Sheltered housing is specially designed for older people. It can be a good choice if you want to live independently – but with the reassurance that help would be available in an emergency.
What is sheltered housing?
Sheltered housing is a group of self-contained flats or bungalows with either one or two bedrooms, which you can buy or rent. It can also be called retirement housing. It might be a good option if you want to live in a smaller home that is easier to manage.
Sheltered housing usually has a scheme manager or warden. There may be an emergency alarm system providing 24-hour help as necessary.
Features of sheltered housing
Facilities will vary from scheme to scheme, but sheltered housing usually has:
- self-contained properties grouped together into a small complex
- scheme managers or wardens who are responsible for looking after the buildings and making sure the residents are safe and well. They may not be full-time or based on site
- a community alarm system
- communal areas such as a lounge, laundry room, guest flat and garden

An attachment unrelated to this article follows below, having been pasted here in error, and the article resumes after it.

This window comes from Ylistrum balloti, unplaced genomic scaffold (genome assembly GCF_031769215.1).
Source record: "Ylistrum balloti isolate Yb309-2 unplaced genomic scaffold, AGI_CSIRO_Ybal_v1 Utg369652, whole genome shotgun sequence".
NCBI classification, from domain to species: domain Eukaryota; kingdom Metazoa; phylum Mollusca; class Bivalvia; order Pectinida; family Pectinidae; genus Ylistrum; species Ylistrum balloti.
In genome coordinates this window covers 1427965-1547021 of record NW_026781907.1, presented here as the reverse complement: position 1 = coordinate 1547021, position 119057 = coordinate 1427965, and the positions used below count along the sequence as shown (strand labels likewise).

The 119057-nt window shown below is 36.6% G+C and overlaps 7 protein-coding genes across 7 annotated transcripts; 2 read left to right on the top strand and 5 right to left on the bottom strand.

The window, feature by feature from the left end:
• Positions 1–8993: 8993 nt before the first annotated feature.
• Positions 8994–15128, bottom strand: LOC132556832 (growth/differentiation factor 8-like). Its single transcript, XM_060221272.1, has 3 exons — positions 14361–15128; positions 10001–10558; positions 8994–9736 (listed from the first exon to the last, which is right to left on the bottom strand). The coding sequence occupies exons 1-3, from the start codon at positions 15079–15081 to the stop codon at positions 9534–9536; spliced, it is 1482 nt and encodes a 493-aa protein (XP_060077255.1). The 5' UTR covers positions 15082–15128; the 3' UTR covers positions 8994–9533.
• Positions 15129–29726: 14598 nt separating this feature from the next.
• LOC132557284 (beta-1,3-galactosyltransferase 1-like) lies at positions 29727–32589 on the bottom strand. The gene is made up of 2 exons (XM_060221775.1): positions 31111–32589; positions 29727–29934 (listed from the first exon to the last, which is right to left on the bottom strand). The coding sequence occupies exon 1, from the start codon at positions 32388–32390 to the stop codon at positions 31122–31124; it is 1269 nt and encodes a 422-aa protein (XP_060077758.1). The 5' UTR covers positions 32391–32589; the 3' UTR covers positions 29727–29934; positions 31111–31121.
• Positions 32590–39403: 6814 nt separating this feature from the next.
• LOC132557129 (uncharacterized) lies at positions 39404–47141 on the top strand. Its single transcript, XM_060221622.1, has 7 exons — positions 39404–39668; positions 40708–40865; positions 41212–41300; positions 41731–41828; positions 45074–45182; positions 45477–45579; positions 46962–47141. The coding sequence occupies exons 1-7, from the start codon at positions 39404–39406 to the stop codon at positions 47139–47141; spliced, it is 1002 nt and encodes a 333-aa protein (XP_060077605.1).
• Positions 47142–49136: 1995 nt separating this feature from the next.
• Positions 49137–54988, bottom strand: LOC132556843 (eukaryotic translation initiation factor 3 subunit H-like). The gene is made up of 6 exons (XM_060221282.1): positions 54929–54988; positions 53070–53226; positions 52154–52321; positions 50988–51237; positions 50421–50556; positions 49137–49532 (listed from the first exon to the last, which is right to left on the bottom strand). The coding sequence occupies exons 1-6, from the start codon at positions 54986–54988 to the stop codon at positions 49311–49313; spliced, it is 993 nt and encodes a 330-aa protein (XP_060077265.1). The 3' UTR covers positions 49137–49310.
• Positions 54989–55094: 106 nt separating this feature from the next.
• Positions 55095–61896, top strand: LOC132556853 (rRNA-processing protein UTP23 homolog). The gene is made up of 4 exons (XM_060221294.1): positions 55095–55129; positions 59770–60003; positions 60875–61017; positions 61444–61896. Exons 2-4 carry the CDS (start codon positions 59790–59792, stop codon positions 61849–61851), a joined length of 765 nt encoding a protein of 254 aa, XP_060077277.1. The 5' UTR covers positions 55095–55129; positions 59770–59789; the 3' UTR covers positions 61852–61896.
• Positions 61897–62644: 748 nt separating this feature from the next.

- adaptations to make getting around easier and safer.
Sheltered housing schemes often arrange social activities among the residents, such as coffee mornings, film nights or a gardening club.
Advantages to moving into sheltered housing could include:
- having neighbours around you, but still keeping your privacy and independence
- help being available in an emergency
- more security than in private accommodation
- living in a more manageable property
- having communal facilities and opportunities to socialise.
Sheltered housing isn't right for everyone. Some possible disadvantages are that:
- there could be a waiting list
- there may be limited choice in some areas
- service charges can be high – these cover communal services like building repairs, heating and hot water charges, and the emergency alarm system. If you receive Housing Benefit and Pension Credit to help you with your housing costs, it may not cover them all
- if you buy, it could be difficult to sell the property later, and you might have to pay an exit fee
- there may be rules about pets or visitors.